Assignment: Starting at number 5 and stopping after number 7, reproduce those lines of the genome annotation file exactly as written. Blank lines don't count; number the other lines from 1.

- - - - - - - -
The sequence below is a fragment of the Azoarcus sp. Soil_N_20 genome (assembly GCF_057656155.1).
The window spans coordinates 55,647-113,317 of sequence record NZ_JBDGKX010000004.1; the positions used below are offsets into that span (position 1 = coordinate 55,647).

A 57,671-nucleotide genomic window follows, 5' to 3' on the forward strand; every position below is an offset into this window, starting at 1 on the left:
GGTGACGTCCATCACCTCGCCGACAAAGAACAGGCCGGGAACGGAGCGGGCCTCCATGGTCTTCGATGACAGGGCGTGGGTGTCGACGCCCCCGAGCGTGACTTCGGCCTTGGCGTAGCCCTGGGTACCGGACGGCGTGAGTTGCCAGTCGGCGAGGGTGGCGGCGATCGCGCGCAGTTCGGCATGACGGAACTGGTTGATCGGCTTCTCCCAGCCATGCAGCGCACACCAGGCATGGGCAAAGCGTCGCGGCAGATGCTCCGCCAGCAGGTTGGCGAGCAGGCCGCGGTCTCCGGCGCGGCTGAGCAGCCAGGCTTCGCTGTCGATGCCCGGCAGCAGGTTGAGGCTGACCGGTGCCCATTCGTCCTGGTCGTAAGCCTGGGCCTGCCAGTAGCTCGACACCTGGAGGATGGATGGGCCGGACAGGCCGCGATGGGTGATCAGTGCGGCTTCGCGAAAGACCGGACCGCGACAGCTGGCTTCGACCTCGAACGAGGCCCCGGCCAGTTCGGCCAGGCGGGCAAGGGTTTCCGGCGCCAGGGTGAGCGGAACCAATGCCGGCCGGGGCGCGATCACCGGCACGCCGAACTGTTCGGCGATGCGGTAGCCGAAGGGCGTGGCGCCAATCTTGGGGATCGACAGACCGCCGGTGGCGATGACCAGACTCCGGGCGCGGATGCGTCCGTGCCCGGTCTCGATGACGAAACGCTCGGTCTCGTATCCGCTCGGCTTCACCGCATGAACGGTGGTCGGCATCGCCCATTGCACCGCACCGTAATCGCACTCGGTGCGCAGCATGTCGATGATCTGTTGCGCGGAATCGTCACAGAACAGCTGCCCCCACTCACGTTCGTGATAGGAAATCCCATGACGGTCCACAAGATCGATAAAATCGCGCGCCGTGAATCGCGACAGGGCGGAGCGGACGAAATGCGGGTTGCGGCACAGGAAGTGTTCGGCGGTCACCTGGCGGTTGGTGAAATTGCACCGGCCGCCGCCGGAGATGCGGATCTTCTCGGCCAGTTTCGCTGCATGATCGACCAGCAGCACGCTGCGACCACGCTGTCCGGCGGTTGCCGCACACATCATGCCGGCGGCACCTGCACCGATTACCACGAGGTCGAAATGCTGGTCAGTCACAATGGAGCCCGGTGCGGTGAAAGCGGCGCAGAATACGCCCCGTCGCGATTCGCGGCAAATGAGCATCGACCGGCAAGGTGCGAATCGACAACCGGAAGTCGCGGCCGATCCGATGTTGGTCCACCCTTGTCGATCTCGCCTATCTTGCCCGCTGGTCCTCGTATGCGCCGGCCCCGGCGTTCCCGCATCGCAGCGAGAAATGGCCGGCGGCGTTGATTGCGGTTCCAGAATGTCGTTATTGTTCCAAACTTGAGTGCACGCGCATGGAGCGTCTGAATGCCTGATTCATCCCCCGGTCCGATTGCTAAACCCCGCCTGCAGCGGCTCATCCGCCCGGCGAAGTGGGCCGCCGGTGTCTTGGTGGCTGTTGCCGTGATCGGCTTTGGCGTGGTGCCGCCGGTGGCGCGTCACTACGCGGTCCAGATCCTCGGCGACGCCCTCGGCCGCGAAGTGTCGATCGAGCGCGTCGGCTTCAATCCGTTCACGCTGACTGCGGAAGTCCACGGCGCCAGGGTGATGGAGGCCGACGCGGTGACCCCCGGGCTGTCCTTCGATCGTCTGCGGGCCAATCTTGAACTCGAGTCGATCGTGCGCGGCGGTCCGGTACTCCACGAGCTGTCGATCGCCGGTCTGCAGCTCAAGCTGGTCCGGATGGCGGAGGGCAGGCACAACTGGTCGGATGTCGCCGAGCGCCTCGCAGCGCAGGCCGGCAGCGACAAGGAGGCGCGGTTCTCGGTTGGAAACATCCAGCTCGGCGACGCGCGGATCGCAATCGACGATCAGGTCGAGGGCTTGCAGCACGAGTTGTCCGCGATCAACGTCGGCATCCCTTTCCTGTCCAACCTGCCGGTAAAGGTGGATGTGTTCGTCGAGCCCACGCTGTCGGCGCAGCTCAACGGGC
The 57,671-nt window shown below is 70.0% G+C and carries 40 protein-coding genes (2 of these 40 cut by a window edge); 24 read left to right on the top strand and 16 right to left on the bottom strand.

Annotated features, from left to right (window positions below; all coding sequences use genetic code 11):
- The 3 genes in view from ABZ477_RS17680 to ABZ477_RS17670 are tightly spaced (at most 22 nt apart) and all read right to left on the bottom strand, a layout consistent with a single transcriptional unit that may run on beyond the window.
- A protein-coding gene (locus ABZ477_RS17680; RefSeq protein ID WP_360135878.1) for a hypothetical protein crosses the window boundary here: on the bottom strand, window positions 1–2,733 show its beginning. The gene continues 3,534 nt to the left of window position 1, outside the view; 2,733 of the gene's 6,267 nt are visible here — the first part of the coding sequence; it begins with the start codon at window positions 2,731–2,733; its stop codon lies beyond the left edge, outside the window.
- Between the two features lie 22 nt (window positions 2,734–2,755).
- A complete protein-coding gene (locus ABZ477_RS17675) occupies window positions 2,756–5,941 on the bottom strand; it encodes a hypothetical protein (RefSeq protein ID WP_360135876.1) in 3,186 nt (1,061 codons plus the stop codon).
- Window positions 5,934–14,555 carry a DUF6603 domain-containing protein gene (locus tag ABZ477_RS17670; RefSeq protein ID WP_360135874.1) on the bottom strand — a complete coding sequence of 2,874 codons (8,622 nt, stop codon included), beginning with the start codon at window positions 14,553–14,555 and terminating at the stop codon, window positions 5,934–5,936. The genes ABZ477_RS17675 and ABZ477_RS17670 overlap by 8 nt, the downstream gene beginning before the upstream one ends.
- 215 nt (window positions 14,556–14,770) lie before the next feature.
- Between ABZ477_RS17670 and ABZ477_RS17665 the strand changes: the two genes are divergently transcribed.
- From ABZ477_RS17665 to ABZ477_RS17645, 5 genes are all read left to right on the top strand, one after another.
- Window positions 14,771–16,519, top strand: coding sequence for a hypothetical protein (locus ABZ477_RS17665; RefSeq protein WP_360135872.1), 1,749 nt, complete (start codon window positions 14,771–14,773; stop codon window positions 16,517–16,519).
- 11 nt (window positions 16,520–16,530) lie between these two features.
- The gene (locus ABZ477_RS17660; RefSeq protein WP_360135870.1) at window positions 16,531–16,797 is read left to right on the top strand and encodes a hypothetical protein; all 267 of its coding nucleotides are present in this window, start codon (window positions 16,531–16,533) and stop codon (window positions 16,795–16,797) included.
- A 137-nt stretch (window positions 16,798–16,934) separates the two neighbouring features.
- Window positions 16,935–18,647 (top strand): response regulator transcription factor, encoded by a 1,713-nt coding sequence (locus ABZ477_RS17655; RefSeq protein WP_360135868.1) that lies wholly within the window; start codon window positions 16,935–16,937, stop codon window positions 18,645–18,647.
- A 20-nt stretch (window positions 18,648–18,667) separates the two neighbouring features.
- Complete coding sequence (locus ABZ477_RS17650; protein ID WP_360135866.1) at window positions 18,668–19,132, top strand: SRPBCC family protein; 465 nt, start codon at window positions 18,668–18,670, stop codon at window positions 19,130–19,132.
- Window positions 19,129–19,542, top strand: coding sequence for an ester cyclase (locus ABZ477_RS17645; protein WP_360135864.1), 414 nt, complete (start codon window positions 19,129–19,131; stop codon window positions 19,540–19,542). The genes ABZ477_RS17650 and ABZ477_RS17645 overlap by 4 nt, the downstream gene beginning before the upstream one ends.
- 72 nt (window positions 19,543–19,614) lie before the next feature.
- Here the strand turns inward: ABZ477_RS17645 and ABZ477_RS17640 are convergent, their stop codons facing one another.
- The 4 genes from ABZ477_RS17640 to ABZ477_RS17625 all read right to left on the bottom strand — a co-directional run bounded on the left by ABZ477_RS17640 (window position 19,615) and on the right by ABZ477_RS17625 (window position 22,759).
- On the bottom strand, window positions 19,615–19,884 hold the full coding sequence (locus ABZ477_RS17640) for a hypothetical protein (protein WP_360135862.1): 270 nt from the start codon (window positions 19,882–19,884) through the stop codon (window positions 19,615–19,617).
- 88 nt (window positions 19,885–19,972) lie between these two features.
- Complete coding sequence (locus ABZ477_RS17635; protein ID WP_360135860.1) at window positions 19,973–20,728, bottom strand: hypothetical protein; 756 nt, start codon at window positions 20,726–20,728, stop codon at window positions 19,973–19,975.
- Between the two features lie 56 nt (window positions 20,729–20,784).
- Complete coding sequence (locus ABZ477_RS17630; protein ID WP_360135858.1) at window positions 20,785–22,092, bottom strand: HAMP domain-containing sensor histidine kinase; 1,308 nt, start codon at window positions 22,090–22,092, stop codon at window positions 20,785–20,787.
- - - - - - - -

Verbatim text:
The 57,671-nt window shown below is 70.0% G+C and carries 40 protein-coding genes (2 of these 40 cut by a window edge); 24 read left to right on the top strand and 16 right to left on the bottom strand.

Annotated features, from left to right (window positions below; all coding sequences use genetic code 11):
- The 3 genes in view from ABZ477_RS17680 to ABZ477_RS17670 are tightly spaced (at most 22 nt apart) and all read right to left on the bottom strand, a layout consistent with a single transcriptional unit that may run on beyond the window.